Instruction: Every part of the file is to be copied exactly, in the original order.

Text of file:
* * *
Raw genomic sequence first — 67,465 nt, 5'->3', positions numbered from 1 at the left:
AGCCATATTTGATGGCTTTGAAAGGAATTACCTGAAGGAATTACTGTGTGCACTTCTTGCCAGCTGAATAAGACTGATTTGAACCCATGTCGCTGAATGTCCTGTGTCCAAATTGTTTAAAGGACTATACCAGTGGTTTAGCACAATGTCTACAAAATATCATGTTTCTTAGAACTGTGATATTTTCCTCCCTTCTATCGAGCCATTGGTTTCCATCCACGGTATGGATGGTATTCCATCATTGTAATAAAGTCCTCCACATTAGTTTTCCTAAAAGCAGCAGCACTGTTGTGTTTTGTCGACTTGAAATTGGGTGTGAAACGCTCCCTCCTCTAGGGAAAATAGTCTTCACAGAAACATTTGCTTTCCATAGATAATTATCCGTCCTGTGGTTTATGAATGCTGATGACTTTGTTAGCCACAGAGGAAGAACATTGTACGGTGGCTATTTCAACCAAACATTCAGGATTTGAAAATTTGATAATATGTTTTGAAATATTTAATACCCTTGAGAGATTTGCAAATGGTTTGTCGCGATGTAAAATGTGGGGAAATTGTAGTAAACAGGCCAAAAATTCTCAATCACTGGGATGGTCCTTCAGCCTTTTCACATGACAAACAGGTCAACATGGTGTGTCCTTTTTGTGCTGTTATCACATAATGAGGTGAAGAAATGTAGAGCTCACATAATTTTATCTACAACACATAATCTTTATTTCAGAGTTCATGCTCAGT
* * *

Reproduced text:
Raw genomic sequence first — 67,465 nt, 5'->3', positions numbered from 1 at the left:
AGCCATATTTGATGGCTTTGAAAGGAATTACCTGAAGGAATTACTGTGTGCACTTCTTGCCAGCTGAATAAGACTGATTTGAACCCATGTCGCTGAATGTCCTGTGTCCAAATTGTTTAAAGGACTATACCAGTGGTTTAGCACAATGTCTACAAAATATCATGTTTCTTAGAACTGTGATATTTTCCTCCCTTCTATCGAGCCATTGGTTTCCATCCACGGTATGGATGGTATTCCATCATTGTAATAAAGTCCTCCACATTAGTTTTCCTAAAAGCAGCAGCACTGTTGTGTTTTGTCGACTTGAAATTGGGTGTGAAACGCTCCCTCCTCTAGGGAAAATAGTCTTCACAGAAACATTTGCTTTCCATAGATAATTATCCGTCCTGTGGTTTATGAATGCTGATGACTTTGTTAGCCACAGAGGAAGAACATTGTACGGTGGCTATTTCAACCAAACATTCAGGATTTGAAAATTTGATAATATGTTTTGAAATATTTAATACCCTTGAGAGATTTGCAAATGGTTTGTCGCGATGTAAAATGTGGGGAAATTGTAGTAAACAGGCCAAAAATTCTCAATCACTGGGATGGTCCTTCAGCCTTTTCACATGACAAACAGGTCAACATGGTGTGTCCTTTTTGTGCTGTTATCACATAATGAGGTGAAGAAATGTAGAGCTCACATAATTTTATCTACAACACATAATCTTTATTTCAGAGTTCATGCTCAGT